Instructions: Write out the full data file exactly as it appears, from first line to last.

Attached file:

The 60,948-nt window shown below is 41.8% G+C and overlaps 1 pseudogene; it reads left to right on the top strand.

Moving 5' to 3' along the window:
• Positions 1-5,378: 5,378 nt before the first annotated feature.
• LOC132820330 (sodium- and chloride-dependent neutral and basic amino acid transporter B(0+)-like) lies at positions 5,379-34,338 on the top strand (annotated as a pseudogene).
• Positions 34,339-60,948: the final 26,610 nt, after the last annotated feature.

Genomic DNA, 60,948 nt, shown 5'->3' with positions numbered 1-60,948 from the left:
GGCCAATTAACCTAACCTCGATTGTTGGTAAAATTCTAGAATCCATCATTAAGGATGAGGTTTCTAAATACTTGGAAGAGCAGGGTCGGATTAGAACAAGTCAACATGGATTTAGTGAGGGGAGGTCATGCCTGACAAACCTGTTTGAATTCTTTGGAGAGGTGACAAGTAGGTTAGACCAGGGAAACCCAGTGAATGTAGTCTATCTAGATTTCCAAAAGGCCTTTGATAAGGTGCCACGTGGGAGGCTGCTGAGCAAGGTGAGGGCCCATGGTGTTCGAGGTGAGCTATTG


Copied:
The 60,948-nt window shown below is 41.8% G+C and overlaps 1 pseudogene; it reads left to right on the top strand.

Moving 5' to 3' along the window:
• Positions 1-5,378: 5,378 nt before the first annotated feature.
• LOC132820330 (sodium- and chloride-dependent neutral and basic amino acid transporter B(0+)-like) lies at positions 5,379-34,338 on the top strand (annotated as a pseudogene).
• Positions 34,339-60,948: the final 26,610 nt, after the last annotated feature.

Genomic DNA, 60,948 nt, shown 5'->3' with positions numbered 1-60,948 from the left:
GGCCAATTAACCTAACCTCGATTGTTGGTAAAATTCTAGAATCCATCATTAAGGATGAGGTTTCTAAATACTTGGAAGAGCAGGGTCGGATTAGAACAAGTCAACATGGATTTAGTGAGGGGAGGTCATGCCTGACAAACCTGTTTGAATTCTTTGGAGAGGTGACAAGTAGGTTAGACCAGGGAAACCCAGTGAATGTAGTCTATCTAGATTTCCAAAAGGCCTTTGATAAGGTGCCACGTGGGAGGCTGCTGAGCAAGGTGAGGGCCCATGGTGTTCGAGGTGAGCTATTG